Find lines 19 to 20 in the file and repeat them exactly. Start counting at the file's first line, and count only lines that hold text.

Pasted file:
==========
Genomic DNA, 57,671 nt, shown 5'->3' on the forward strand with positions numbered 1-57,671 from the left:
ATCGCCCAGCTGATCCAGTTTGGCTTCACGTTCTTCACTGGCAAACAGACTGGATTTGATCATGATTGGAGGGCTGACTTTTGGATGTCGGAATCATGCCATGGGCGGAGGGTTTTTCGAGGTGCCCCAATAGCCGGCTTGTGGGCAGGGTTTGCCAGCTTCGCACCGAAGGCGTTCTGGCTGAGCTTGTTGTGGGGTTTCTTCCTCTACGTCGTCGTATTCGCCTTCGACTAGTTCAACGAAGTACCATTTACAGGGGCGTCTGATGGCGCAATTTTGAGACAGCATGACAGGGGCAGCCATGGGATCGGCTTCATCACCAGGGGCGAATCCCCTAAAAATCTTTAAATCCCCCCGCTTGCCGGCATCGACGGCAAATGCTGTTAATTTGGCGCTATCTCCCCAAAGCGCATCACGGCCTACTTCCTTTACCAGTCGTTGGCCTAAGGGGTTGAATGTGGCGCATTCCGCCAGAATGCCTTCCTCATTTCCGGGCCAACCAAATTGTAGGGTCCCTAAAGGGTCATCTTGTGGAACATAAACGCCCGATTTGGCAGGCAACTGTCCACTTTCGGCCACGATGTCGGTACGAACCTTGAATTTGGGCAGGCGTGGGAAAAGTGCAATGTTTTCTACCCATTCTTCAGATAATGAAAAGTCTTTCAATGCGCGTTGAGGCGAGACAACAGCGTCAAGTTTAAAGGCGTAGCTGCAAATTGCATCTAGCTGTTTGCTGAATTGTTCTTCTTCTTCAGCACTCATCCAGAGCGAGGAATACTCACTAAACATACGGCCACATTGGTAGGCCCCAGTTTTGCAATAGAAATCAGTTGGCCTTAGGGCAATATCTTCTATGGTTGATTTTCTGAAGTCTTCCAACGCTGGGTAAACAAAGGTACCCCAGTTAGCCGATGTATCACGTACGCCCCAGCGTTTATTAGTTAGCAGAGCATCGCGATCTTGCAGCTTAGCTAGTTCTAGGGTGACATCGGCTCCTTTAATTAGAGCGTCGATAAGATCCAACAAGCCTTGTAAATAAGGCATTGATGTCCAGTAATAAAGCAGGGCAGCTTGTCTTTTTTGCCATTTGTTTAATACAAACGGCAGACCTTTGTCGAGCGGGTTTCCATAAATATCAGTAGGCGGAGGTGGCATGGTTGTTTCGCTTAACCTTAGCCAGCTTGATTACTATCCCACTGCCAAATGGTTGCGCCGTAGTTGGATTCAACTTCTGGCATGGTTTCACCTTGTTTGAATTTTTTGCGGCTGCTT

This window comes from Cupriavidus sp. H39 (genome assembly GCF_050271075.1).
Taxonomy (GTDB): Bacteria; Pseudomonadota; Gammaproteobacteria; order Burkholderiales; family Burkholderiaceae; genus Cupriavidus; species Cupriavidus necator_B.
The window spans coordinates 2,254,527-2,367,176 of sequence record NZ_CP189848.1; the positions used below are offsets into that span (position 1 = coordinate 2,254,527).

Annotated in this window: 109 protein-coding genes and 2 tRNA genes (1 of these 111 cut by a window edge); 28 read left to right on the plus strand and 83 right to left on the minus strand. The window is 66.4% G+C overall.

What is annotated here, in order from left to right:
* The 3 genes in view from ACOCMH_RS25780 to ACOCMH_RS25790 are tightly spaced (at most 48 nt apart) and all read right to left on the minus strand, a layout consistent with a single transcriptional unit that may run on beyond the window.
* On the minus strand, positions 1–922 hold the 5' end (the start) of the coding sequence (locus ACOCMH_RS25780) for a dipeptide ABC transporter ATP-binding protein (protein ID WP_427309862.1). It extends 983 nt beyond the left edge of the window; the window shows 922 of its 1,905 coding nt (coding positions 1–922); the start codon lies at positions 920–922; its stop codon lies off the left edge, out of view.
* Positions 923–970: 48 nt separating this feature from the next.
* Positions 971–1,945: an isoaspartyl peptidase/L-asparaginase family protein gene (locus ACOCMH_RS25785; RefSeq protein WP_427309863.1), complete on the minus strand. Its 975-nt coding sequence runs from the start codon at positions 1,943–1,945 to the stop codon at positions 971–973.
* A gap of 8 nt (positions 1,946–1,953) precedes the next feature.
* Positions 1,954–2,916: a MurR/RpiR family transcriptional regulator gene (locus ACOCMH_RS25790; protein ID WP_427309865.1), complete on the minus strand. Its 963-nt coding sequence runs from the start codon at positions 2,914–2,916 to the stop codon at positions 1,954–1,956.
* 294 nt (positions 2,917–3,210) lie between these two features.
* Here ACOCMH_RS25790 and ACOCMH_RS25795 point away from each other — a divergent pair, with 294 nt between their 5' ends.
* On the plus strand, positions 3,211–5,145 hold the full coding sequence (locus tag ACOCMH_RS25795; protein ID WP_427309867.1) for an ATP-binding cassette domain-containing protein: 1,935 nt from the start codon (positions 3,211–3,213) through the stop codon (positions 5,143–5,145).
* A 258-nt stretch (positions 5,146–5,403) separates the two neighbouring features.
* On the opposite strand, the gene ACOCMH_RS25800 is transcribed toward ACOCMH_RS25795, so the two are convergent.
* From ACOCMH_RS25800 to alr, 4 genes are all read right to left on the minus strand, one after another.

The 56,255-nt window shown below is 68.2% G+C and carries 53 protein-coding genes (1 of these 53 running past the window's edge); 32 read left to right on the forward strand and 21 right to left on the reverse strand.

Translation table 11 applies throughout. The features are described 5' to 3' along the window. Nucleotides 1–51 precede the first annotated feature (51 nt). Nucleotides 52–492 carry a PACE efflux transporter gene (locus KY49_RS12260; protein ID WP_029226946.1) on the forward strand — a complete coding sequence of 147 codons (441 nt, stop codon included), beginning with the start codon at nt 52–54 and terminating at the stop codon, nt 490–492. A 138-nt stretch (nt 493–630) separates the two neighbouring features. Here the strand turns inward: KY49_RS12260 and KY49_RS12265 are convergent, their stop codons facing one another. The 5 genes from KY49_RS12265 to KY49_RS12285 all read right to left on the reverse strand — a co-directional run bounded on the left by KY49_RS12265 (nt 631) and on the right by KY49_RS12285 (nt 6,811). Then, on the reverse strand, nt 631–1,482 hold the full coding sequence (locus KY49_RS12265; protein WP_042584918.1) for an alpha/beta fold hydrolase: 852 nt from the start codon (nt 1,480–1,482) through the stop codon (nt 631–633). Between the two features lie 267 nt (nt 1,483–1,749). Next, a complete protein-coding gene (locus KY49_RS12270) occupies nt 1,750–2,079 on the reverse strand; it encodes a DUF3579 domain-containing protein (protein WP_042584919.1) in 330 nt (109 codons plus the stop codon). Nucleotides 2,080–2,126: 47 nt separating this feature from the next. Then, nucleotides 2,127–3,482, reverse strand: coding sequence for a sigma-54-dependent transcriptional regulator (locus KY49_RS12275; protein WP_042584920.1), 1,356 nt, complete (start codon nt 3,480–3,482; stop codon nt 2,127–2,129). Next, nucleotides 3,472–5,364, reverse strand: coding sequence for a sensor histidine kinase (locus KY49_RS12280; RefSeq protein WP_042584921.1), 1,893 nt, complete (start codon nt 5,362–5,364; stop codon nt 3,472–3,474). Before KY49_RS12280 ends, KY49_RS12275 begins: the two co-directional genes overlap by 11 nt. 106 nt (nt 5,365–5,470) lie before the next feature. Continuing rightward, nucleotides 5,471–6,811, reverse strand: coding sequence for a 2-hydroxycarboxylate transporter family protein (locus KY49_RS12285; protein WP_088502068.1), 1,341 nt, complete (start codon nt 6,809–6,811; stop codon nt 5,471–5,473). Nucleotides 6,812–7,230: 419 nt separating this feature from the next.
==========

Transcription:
* From ACOCMH_RS25800 to alr, 4 genes are all read right to left on the minus strand, one after another.

The 56,255-nt window shown below is 68.2% G+C and carries 53 protein-coding genes (1 of these 53 running past the window's edge); 32 read left to right on the forward strand and 21 right to left on the reverse strand.